Seeking new opportunities and a break from the traditional bureaucracy of larger firms, a growing number of executives are leaving for new and more challenging Internet-related services start-ups.
The lure of the Internet has tempted executives in many industries. But the services industry--growing by leaps and bounds--has been particularly turbulent. In the
While analysts say this isn't necessarily a mass exodus, they do believe there's a growing movement as more and more senior executives of traditional services, consulting, and software firms seek the larger opportunities and greater creative freedom associated with Internet-related start-ups.
"It's not just the money luring these executives to start-ups," said Tom Rodenhauser, an analyst who heads Consulting Information Services. "It's also the lure of getting into something truly entrepreneurial and the payoff is a bonus," he said.
Susan Scrupski-Miranda, an analyst at IT Services Advisory said that while industry observers immediately say it's the money that's appealing to these fleeting executives, it's actually the appeal of "being a CEO of a pre-IPO start-up."
"You get to build a company. It's a career fantasy. It's an opportunity of a lifetime, especially because most of these executives are still young," she said.
That opportunity has lured some big names. Just two months after touting EDS's late-to-market Internet services strategy, Gary Moore, the head of the division, hit the road for a Silicon Valley start-up.
Moore, the former president of the services giant's E.solutions unit, decided to leave his post to become chief executive of Enterprise Networking Systems, a network services and consultancy company headquartered in Redwood City, California.
Moore, a 26-year EDS veteran, isn't the only one with this added tweak to his career path.
Earlier this year, longtime IBM executive Bob Howe left Big Blue to head Scient, a provider of services to companies setting up Internet commerce. Howe played a key role establishing IBM's Global Services division and Integrion, an IBM-backed Net-banking initiative.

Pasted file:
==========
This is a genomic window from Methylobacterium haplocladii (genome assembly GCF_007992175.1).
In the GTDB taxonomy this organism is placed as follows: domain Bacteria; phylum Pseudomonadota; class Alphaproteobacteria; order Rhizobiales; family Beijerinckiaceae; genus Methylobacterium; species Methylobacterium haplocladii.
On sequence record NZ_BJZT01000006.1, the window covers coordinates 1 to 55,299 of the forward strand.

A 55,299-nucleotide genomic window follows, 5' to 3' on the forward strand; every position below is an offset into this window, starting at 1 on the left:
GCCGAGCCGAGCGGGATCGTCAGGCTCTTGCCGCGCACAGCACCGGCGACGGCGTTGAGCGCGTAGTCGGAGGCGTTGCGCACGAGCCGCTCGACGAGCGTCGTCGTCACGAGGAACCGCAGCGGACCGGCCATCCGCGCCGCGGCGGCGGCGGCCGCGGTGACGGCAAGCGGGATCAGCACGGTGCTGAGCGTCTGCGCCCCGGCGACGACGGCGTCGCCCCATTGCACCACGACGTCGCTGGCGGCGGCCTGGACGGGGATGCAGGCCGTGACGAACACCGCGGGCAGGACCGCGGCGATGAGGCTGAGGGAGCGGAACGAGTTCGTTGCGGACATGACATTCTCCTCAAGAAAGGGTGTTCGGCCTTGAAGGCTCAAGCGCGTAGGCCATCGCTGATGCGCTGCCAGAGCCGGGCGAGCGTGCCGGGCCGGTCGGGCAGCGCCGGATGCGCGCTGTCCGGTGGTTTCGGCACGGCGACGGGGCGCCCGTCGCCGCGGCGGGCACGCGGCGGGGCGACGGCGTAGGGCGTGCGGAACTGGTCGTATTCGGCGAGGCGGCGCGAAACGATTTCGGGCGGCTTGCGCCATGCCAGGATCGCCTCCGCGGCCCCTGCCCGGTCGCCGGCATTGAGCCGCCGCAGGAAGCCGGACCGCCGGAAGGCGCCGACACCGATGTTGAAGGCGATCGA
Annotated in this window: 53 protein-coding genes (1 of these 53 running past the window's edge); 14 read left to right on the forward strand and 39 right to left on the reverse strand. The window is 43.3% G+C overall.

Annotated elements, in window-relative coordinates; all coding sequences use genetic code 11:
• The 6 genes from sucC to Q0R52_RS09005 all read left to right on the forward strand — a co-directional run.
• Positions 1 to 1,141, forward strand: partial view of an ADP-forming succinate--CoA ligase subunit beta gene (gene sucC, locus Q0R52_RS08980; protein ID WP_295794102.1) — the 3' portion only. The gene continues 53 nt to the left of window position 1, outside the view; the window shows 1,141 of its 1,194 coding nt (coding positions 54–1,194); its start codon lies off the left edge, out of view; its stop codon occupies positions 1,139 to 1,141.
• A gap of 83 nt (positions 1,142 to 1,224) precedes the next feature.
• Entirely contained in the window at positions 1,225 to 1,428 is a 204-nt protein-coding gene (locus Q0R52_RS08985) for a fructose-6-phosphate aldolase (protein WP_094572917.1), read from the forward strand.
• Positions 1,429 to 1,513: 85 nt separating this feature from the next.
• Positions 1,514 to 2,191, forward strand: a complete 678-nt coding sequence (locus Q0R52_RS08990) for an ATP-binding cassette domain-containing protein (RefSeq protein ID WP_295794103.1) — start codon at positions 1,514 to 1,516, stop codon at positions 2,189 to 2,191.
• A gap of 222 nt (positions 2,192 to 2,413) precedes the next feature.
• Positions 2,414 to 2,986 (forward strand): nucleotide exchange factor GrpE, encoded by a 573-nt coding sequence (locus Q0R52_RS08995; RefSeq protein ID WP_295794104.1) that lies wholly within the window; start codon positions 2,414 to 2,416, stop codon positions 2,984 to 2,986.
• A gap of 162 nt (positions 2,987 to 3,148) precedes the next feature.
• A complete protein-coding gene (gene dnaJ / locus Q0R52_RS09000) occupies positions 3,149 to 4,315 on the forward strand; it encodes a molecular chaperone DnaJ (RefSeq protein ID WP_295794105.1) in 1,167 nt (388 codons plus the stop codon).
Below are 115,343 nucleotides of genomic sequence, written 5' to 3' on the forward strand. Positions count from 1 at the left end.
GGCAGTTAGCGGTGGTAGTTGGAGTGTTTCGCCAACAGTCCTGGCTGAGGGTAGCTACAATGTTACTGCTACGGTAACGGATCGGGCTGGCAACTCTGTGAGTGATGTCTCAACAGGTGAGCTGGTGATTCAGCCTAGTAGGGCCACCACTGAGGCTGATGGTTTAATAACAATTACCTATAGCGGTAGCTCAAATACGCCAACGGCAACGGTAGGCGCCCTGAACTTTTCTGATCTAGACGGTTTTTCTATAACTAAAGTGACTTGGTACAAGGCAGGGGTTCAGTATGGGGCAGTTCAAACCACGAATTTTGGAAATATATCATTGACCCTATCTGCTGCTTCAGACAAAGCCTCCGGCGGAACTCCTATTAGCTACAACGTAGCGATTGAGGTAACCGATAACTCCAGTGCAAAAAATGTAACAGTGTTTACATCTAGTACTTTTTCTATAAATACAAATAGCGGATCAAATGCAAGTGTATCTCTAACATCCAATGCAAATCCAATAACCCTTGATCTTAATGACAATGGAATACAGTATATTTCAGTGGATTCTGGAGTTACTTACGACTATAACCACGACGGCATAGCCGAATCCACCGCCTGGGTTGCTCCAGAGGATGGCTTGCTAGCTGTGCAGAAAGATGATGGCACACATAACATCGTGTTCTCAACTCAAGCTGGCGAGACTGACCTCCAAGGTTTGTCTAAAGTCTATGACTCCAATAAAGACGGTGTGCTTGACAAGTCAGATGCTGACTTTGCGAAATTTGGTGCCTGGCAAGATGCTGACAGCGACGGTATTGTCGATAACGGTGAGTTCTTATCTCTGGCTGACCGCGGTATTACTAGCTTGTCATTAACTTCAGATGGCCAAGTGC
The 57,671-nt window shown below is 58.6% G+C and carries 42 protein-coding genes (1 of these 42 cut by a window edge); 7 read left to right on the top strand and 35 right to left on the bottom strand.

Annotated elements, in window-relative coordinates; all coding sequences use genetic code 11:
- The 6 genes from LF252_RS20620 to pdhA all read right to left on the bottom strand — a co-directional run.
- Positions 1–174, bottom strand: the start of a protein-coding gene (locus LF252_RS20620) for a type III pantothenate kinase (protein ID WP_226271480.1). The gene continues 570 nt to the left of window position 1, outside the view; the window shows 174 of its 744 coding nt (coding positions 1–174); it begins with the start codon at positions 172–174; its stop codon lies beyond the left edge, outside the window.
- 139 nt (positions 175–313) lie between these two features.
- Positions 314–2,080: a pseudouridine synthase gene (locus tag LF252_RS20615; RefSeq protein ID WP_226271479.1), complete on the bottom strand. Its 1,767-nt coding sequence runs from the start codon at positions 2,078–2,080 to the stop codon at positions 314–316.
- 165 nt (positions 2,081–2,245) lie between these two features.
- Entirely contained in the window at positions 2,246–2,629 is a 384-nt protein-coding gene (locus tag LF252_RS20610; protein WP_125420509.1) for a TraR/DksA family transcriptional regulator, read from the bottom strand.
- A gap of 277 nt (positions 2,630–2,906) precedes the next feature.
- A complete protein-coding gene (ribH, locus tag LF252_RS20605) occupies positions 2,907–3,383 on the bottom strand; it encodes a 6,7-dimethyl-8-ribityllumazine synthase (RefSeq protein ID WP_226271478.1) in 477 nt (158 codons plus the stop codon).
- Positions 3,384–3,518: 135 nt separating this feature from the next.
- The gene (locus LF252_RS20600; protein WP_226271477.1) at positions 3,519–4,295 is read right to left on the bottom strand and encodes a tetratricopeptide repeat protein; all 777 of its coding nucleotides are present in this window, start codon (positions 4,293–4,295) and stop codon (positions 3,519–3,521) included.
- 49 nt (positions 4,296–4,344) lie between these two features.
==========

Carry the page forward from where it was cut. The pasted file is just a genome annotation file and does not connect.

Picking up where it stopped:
Last month, Scient lured Gerry Komlofske, formerly an executive with Technology Solutions Company, to be its chief strategy officer.
Early last week, Cambridge Technology Partner's former chief executive and cofounder Jim Sims left his post to work on more "entrepreneurial endeavors."
Sims told CNET News.com that he wasn't interested in running CTP's operational, day-to-day activities and that he wanted "to take time off to create another company...to challenge the norms." Since CTP's inception in 1991, Sims boosted the consulting and systems integration firm from $9 million in sales to more than $600 million.
CTP has been particularly hard hit. Before Sims, the company lost its former president Bob Gett when he left to become chief executive of Boston-based Internet consulting firm Viant. As reported, Gett said that he decided to leave the company at the height of its success "because the Internet and the digital economy was there and on its doorstep and even CTP could not shift its business model and its culture to attack that new era in a direct way." Viant has since gone public.
Earlier this year, former CTP senior executive Gordon Brooks also left to head application services provider Breakaway Solutions. Sources said that other executives at CTP are planning to depart as well.
High-level defections have also rocked enterprise resource planning software makers, which derive a large chunk of their revenue from services. Before Paul Wahl joined customer relationship management leader Siebel Systems as its chief operations officer, he resigned as CEO of business software giant SAP America for start-up TriStrata Security, a Silicon Valley Internet security software firm.
Rodenhauser said that "we're seeing more of a blending and fusing together of the Internet start-up under the e-commerce services umbrella" with most of the larger name services and consultancy firms. He said that most executives who choose to leave know the jump from a well-established firm to a .com company will be a difficult one.
Rodenhauser added, "There's an excitement there...top execs get a thrill going from an Andersen Consulting to a Lante [an e-commerce services provider]...Instead of being the head of one division in these bigger firms, you get to be the head of one company right there at the forefront of this Internet revolution."
While not completely worried about the future of the services and consulting market, analysts say they believe the obvious shuffle of top execs to head smaller, younger, and more creative companies poses a concern to the big guys losing them.
Scrupski-Miranda said that she questions what some of the values in more traditional services firms will be "when they're left with an army and not a general."
"It's a new level of competition for these guys [leaving established firms ]," she said. "It's their personal careers and their ambition...It's a new playing field for them."
While Rodenhauser said he believes the industry won't see a "mass defection from the services side because certain segments are still booming," such as e-commerce and Internet strategy, he did say that there will definitely be a "depletion of up and coming talent" working for the traditional consultancy firm.
"In three years, you'll see that happening," he affirmed. "There's a lot more wealth to be gained in start-ups...IPOs appeal to this generation. We'll see less folks going through traditional consulting firms, slogging away for eight years to become a partner."